When it comes to Brexit on the island of Ireland, the optics matter. And in the last couple of weeks, they haven’t been great.
Supermarket shelves sitting empty in the North; log-jammed lorry parks in the South.
A piece of Brexit paperwork — the Northern Ireland protocol — is to blame. Designed to avoid the return of commercial checkpoints across the island, the protocol sees Northern Ireland remain aligned with the EU single market, allowing goods to pass freely to-and-from the Irish Republic.
The catch: an effective customs border between Great Britain and Northern Ireland down the Irish Sea. This has slowed — and in some cases, curtailed — the flow of deliveries to Belfast, Ballymena, and beyond. At Dublin Port, through which a significant chunk of the North’s trade passes, freight is moving at a glacial pace.
A catalogue of new documentary checks lurk behind the slowdown. With Brexit, UK businesses selling to the EU (and vice versa) must make import and security declarations, confirming the origin of their products. The frictionless trade that has underpinned UK-Ireland commerce for a quarter-century is well and truly gone.
When it comes to the movement of food, this is particularly true. Items of plant and animal origin are subject to an added layer of regulatory checks, with veterinary inspectors required to certify a consignment’s contents. This can be a cumbersome process — hence the sorry sight of empty supermarket shelves.
It is but “teething problems,” said Prime Minister Boris Johnson; a slightly rough ride in the first official fortnight of Brexit.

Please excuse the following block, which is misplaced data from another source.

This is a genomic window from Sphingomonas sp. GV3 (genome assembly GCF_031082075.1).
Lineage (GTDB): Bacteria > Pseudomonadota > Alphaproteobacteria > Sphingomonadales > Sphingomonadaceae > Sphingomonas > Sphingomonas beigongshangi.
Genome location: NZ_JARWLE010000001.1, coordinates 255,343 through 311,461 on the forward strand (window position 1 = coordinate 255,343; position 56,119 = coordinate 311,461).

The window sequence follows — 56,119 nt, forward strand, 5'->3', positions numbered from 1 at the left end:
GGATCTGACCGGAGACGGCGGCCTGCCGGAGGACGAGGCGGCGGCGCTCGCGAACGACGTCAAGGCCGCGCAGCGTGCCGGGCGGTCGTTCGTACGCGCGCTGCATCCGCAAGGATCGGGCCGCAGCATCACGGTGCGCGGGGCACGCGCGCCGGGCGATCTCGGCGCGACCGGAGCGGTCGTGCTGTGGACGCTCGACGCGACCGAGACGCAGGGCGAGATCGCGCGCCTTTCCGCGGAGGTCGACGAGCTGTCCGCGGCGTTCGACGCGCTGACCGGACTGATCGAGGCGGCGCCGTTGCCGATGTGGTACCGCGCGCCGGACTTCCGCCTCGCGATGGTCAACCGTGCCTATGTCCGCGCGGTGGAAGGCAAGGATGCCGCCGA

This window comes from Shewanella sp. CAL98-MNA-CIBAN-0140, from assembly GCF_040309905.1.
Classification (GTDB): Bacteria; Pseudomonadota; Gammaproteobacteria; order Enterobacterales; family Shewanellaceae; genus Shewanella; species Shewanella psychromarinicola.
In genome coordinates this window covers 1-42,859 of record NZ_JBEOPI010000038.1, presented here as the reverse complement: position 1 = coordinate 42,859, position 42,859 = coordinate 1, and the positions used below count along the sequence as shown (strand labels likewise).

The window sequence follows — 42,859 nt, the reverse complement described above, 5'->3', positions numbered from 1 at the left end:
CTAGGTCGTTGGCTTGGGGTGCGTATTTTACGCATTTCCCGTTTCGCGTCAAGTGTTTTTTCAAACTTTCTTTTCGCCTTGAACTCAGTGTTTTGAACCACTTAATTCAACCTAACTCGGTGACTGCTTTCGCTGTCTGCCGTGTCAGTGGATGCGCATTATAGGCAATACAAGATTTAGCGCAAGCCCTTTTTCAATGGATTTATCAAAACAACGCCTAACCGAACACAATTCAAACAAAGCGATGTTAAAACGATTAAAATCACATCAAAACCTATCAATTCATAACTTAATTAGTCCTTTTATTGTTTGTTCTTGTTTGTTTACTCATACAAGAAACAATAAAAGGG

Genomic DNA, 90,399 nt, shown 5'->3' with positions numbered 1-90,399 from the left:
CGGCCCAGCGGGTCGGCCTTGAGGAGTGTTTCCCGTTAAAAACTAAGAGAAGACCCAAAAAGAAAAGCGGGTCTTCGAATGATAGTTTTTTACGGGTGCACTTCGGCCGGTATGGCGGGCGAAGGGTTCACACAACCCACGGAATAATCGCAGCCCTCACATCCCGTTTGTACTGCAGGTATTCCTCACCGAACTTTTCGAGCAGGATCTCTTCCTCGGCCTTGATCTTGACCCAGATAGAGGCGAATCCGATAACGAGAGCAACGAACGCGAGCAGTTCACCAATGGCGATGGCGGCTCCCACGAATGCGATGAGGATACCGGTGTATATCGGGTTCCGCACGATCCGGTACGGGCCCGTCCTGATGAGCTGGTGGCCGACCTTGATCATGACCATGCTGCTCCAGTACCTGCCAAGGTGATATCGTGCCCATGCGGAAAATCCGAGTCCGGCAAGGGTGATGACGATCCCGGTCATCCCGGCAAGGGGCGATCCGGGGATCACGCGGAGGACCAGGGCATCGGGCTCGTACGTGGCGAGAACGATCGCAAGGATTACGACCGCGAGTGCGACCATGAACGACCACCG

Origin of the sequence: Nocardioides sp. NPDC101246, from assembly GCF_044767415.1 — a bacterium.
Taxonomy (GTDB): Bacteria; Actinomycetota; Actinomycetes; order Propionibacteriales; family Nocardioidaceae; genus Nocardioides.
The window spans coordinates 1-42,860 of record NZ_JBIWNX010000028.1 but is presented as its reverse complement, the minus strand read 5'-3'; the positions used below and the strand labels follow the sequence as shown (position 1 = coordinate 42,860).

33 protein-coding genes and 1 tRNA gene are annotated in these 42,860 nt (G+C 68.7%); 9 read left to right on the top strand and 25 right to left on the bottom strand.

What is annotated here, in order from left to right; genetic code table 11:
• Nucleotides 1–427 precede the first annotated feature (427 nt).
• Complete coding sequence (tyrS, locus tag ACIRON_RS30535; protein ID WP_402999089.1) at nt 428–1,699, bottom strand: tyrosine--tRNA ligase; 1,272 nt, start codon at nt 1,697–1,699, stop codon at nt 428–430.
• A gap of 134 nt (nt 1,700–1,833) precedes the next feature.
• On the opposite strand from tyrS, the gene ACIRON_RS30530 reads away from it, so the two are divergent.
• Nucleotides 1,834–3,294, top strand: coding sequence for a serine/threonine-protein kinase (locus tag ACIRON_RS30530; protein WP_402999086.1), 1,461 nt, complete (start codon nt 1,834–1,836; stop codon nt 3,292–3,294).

The UK’s top supermarket chains don’t exactly agree. An “urgent intervention” is needed to prevent further disruption to Northern Ireland’s food supply, the heads of Tesco, Sainsbury’s, Asda, Iceland, Co-Op and Marks & Spencer told the government this week.
There are particular concerns around what happens in April when more strenuous tests on food and agricultural products come into force. At that juncture, it may prove uneconomic for stores to operate in Northern Ireland, raising the spectre of price hikes, or even closures.
That seems unlikely, though — the Brexit process has been pockmarked with challenges, but a solution is almost always found. Indeed, though unsettling, the reports of empty shelves weren’t ubiquitous, and it seems shoppers weren’t put at too great an inconvenience.
But the episode belies a deeper issue.
Ireland, commercially speaking, is no longer split North-South but East-West, with a line drawn between the island and Great Britain. That’s hugely symbolic.
While Brexit has undoubtedly inflamed age-old political divides in Ireland, there’s little question that the island is now more economically united than at any other time in the last century.
Small wonder the co-ruling Democratic Unionist Party (DUP) — who, this year, will celebrate one hundred years of Northern Ireland’s continued place within the UK — was incandescent at the supermarket debacle.
“[The protocol] has ruined trade in Northern Ireland and it’s an insult to our intelligence to say it’s a teething problem,” fumed DUP lawmaker Ian Paisley Jr in parliament on Wednesday.
His party is pushing for the activation of Article 16 — a safeguard that allows the UK (or EU) to act unilaterally if measures imposed as a result of the protocol are deemed to be causing “serious economic, societal or environmental difficulties”. The government has said it won’t hesitate to do so if required, but argues that there hasn’t yet been the need.
Northern Ireland’s Nationalist movement would tend to agree. Triggering Article 16 would be reckless, senior Sinn Féin figures have said, while Stephen Farry, deputy leader of the Alliance Party, this week dismissed DUP fears that schools and hospitals might face food shortages as “scaremongering on steroids”.
Whether that’s right or wrong — and even if commercial hurdles are cleared in the coming months — Brexit’s constitutional ramifications for Ireland are gathering pace.